China's financial analysts have expressed confidence that this year could prove to be a new beginning for the country's struggling futures industry.
Signs have emerged that the much-awaited turnaround is already under way. A couple of major contracts including soybean and rubber soared on January 2, the first trading day of this year.
This could herald a good trading year, according to analysts.
Turnover already doubled last year to 3.9 trillion yuan (US$470 billion) ending December 27 from that in 2000.
There was a general recovery in China's futures markets last year, said Ye Chunhe, deputy director of the China Securities Regulatory Commission's (CSRC) Futures Department.
Ye said his commission would promote innovations this year in product development, technology and system building to further accelerate the market's healthy development. "In terms of products, (we are going to) make full preparations for new products like cotton and corn futures, and launch them at a proper time," he said.
Sources said the Dalian Commodity Exchange in Northeast China's Liaoning Province has submitted a report to the authorities on relaunching corn futures contracts. Other futures products, including oil and Treasury bonds, are also being studied.
On January 7, six major cotton and sugar traders put together China's first cotton futures company in Wuhan in Central China's Hubei Province, paving the way for the trading of the anticipated new product.
The government banned many futures contracts in a major industry consolidation in the 1990s after overspeculation and irregularities led to a spate of damaging scandals. The number of brokerages shrank from a peak of almost 1,000 to just 180, while only three exchanges of the original 50 survived.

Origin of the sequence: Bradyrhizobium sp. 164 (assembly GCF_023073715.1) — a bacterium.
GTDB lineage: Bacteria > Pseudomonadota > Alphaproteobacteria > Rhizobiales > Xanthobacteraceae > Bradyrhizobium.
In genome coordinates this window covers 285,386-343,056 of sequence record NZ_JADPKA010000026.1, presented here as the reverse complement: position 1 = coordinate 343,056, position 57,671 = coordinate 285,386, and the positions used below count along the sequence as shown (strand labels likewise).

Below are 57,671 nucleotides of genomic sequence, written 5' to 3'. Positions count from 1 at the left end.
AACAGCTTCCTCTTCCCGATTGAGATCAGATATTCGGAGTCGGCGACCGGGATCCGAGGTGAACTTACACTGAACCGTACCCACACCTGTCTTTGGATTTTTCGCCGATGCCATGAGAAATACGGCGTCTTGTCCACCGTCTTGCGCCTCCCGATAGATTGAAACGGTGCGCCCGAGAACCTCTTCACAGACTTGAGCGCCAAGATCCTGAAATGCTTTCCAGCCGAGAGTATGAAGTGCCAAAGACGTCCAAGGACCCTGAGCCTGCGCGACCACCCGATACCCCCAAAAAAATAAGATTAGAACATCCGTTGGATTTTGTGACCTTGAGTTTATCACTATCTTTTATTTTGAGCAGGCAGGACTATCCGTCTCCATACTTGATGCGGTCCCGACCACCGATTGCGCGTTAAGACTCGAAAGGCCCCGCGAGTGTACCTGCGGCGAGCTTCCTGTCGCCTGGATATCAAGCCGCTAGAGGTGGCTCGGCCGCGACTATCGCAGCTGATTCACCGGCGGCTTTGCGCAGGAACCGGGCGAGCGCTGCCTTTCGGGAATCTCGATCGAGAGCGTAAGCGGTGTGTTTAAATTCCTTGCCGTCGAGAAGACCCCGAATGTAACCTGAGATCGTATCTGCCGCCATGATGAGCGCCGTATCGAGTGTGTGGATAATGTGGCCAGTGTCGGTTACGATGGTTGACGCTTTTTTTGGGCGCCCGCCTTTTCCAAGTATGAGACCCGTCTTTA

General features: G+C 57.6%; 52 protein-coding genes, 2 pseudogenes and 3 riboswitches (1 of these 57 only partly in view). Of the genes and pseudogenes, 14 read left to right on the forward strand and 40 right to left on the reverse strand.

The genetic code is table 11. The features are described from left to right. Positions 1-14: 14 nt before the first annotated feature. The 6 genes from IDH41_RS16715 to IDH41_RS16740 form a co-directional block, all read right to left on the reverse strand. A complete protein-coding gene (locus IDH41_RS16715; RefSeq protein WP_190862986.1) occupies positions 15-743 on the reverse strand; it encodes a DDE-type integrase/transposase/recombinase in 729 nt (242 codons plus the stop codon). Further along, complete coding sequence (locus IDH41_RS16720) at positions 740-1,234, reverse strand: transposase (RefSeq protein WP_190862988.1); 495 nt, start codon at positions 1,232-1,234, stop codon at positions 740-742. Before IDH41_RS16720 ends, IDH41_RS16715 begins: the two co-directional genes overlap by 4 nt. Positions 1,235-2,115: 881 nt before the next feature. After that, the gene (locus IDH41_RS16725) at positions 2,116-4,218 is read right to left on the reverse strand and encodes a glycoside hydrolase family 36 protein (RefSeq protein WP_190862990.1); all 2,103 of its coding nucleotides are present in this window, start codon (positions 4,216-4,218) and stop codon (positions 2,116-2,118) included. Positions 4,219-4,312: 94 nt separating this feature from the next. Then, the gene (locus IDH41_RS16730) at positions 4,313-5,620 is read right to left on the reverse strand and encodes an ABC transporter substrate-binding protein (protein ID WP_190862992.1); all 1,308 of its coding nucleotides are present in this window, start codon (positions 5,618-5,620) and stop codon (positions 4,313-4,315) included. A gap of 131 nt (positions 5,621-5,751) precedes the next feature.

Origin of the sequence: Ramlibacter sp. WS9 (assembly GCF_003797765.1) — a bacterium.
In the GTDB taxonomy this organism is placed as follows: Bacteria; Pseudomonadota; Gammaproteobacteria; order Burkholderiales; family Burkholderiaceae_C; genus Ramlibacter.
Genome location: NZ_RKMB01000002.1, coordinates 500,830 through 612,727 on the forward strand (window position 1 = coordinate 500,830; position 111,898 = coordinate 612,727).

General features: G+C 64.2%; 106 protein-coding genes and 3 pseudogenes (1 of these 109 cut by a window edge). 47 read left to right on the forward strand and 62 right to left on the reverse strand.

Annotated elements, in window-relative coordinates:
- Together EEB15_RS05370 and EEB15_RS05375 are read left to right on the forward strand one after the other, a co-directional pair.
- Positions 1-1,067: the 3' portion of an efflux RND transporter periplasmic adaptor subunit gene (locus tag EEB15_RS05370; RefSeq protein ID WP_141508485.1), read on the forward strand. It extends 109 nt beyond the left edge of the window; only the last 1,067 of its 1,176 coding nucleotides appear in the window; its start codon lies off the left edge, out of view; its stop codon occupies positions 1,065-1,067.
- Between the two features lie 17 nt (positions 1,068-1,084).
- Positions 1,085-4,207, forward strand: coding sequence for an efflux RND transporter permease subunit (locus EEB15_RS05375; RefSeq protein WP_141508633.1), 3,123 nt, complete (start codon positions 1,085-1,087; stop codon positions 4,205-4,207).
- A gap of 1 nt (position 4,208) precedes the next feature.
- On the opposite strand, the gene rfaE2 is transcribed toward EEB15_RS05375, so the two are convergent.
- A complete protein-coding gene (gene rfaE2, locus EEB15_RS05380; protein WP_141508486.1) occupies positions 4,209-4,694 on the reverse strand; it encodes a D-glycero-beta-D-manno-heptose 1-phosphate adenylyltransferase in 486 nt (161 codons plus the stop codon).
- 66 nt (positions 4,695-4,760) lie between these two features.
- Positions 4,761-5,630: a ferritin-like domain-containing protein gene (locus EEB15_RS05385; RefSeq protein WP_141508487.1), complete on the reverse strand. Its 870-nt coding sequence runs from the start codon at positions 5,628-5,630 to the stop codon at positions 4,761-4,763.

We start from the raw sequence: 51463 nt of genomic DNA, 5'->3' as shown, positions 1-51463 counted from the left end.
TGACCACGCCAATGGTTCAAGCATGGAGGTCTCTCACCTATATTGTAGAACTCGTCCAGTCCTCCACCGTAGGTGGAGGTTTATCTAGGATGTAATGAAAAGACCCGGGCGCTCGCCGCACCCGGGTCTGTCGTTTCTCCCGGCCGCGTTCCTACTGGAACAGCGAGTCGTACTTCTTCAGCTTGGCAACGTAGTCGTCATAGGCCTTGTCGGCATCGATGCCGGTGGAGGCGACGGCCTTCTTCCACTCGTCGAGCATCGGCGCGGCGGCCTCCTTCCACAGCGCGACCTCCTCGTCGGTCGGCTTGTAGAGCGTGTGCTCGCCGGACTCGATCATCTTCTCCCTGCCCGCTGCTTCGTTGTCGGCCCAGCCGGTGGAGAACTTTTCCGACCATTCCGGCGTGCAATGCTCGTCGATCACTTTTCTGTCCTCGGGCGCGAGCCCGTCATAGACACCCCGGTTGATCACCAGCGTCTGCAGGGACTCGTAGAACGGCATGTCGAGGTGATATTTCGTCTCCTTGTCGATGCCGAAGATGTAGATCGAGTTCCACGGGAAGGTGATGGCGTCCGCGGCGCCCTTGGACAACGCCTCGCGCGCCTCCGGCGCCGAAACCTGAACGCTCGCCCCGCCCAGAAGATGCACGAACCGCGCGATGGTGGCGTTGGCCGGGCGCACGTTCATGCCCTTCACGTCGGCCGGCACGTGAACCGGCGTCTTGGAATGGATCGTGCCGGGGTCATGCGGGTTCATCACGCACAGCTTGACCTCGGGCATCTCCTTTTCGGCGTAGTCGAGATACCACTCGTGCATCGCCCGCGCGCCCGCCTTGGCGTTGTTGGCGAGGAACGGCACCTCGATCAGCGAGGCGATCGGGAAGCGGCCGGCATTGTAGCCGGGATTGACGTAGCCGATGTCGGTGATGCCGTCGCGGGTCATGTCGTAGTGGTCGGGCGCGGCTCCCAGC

The industry managed to just stay in the black last year, but incurred a total loss of more than 60 million yuan (US$7.2 million) in the first three quarters of 2002.
But analysts are expecting a boom in the industry after China's 2001 entry into the World Trade Organization. The industry is lagging far behind other financial sectors, but it is pivotal in curbing increasing trade risks.
"The development of China's futures industry should be looked at from a strategic point of view," said Ma Wensheng, president of CIFCO (Shenzhen), a major domestic futures brokerage.
The leading role of foreign markets in the industry has given host countries a major influence over the prices of the world's major commodities, some of which are of strategic significance to China, he said.
Tian Yuan, director of the China Futures Association said Chinese regulators have realized the crucial importance of the industry and are likely to amend a regulation governing futures trading this year.
Insiders said the amendment, among other changes, will allow China's 80 futures brokerages to conduct proprietary trading, asset management and provide consulting services, a move they have desired for years.
(China Daily January 28, 2003)